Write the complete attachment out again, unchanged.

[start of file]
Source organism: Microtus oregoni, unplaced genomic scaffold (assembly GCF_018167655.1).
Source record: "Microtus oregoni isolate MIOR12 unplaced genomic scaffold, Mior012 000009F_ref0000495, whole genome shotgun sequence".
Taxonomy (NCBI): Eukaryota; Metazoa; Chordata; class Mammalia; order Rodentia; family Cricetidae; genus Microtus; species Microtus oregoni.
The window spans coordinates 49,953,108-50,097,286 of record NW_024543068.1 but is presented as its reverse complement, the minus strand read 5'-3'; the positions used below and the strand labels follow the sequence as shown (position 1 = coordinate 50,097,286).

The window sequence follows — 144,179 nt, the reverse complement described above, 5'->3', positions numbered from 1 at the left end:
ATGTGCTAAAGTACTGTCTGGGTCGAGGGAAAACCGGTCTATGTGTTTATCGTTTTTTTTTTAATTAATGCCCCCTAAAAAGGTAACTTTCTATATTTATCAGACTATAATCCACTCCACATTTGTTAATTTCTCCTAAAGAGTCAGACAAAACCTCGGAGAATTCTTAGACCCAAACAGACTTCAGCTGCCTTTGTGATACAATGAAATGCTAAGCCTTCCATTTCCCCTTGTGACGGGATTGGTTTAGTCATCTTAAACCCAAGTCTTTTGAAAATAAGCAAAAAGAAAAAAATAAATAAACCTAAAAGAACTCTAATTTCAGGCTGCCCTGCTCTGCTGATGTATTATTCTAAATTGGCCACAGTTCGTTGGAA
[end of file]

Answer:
Source organism: Microtus oregoni, unplaced genomic scaffold (assembly GCF_018167655.1).
Source record: "Microtus oregoni isolate MIOR12 unplaced genomic scaffold, Mior012 000009F_ref0000495, whole genome shotgun sequence".
Taxonomy (NCBI): Eukaryota; Metazoa; Chordata; class Mammalia; order Rodentia; family Cricetidae; genus Microtus; species Microtus oregoni.
The window spans coordinates 49,953,108-50,097,286 of record NW_024543068.1 but is presented as its reverse complement, the minus strand read 5'-3'; the positions used below and the strand labels follow the sequence as shown (position 1 = coordinate 50,097,286).

The window sequence follows — 144,179 nt, the reverse complement described above, 5'->3', positions numbered from 1 at the left end:
ATGTGCTAAAGTACTGTCTGGGTCGAGGGAAAACCGGTCTATGTGTTTATCGTTTTTTTTTTAATTAATGCCCCCTAAAAAGGTAACTTTCTATATTTATCAGACTATAATCCACTCCACATTTGTTAATTTCTCCTAAAGAGTCAGACAAAACCTCGGAGAATTCTTAGACCCAAACAGACTTCAGCTGCCTTTGTGATACAATGAAATGCTAAGCCTTCCATTTCCCCTTGTGACGGGATTGGTTTAGTCATCTTAAACCCAAGTCTTTTGAAAATAAGCAAAAAGAAAAAAATAAATAAACCTAAAAGAACTCTAATTTCAGGCTGCCCTGCTCTGCTGATGTATTATTCTAAATTGGCCACAGTTCGTTGGAA